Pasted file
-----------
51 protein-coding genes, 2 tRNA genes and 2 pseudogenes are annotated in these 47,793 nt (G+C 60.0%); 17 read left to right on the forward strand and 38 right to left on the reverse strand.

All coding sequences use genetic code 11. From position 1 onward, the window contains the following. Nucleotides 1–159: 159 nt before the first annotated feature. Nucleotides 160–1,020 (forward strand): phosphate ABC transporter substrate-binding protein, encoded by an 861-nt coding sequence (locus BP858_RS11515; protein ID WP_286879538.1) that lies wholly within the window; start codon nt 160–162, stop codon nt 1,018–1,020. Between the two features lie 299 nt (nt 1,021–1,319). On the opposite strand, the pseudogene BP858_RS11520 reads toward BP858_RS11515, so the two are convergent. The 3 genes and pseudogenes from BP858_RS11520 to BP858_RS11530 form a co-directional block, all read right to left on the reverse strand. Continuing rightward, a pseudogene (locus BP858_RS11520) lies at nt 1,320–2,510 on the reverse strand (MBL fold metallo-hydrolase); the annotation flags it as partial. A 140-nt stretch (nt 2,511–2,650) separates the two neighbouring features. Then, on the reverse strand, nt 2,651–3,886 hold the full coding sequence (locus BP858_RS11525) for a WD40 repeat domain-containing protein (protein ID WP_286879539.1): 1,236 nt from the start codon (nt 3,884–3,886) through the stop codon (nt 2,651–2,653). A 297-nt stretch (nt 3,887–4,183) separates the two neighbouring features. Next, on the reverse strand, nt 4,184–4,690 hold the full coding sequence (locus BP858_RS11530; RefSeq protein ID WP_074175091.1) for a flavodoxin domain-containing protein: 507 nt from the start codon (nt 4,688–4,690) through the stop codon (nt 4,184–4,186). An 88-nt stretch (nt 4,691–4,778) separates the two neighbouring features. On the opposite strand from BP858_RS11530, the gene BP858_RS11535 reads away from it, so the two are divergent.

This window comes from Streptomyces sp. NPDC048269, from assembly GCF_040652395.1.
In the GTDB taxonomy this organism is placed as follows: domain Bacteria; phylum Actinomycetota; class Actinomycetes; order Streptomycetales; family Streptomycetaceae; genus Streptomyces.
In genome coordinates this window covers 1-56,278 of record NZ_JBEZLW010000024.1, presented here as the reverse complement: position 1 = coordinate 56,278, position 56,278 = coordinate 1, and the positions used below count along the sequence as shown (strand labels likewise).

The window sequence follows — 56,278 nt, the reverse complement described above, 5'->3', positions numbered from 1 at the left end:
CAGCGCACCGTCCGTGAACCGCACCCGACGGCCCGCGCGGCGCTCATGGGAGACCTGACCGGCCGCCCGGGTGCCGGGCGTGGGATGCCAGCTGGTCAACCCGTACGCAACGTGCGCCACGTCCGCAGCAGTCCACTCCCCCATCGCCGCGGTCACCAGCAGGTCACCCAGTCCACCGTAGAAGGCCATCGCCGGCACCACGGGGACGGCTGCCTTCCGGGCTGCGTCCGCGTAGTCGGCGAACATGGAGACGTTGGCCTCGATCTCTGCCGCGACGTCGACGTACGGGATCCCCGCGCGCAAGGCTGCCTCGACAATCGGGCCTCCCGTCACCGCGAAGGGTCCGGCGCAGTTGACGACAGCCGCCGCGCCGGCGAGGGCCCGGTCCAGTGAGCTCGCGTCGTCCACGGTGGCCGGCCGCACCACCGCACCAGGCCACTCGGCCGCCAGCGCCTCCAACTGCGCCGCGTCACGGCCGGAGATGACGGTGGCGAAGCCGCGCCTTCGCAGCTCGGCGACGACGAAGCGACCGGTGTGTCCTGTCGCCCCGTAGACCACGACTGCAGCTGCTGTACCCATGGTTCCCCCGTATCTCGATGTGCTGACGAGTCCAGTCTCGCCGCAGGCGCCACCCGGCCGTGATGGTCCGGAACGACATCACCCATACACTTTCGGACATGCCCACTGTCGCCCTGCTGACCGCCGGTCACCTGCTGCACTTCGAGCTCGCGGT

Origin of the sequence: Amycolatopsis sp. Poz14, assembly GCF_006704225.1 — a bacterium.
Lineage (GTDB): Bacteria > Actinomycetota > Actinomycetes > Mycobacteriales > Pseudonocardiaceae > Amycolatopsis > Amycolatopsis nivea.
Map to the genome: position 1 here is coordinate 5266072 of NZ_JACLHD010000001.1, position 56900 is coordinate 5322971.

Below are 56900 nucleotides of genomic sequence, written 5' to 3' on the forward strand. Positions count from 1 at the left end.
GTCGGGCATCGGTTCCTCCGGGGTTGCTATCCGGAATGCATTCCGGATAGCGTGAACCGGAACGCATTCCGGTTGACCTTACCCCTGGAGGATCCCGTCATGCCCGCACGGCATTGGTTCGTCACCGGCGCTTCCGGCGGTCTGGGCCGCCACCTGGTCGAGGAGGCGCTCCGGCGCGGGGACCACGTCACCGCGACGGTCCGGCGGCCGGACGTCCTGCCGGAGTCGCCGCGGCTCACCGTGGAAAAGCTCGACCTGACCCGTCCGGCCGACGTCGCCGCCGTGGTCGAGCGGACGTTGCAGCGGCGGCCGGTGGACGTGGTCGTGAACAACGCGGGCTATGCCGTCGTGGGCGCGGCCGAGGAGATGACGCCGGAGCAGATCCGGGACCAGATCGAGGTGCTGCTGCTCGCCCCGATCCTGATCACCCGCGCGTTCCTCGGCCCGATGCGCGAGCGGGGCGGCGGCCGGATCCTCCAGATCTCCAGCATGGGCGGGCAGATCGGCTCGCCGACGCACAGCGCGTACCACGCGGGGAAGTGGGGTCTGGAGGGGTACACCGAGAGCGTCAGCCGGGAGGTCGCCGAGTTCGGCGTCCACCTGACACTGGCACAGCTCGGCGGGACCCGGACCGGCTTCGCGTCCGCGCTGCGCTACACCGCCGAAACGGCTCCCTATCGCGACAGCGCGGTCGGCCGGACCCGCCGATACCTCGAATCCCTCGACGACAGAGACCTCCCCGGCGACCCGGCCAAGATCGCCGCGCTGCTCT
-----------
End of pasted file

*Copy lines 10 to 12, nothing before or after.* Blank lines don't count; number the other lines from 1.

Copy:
Map to the genome: position 1 here is coordinate 5266072 of NZ_JACLHD010000001.1, position 56900 is coordinate 5322971.

Below are 56900 nucleotides of genomic sequence, written 5' to 3' on the forward strand. Positions count from 1 at the left end.
GTCGGGCATCGGTTCCTCCGGGGTTGCTATCCGGAATGCATTCCGGATAGCGTGAACCGGAACGCATTCCGGTTGACCTTACCCCTGGAGGATCCCGTCATGCCCGCACGGCATTGGTTCGTCACCGGCGCTTCCGGCGGTCTGGGCCGCCACCTGGTCGAGGAGGCGCTCCGGCGCGGGGACCACGTCACCGCGACGGTCCGGCGGCCGGACGTCCTGCCGGAGTCGCCGCGGCTCACCGTGGAAAAGCTCGACCTGACCCGTCCGGCCGACGTCGCCGCCGTGGTCGAGCGGACGTTGCAGCGGCGGCCGGTGGACGTGGTCGTGAACAACGCGGGCTATGCCGTCGTGGGCGCGGCCGAGGAGATGACGCCGGAGCAGATCCGGGACCAGATCGAGGTGCTGCTGCTCGCCCCGATCCTGATCACCCGCGCGTTCCTCGGCCCGATGCGCGAGCGGGGCGGCGGCCGGATCCTCCAGATCTCCAGCATGGGCGGGCAGATCGGCTCGCCGACGCACAGCGCGTACCACGCGGGGAAGTGGGGTCTGGAGGGGTACACCGAGAGCGTCAGCCGGGAGGTCGCCGAGTTCGGCGTCCACCTGACACTGGCACAGCTCGGCGGGACCCGGACCGGCTTCGCGTCCGCGCTGCGCTACACCGCCGAAACGGCTCCCTATCGCGACAGCGCGGTCGGCCGGACCCGCCGATACCTCGAATCCCTCGACGACAGAGACCTCCCCGGCGACCCGGCCAAGATCGCCGCGCTGCTCT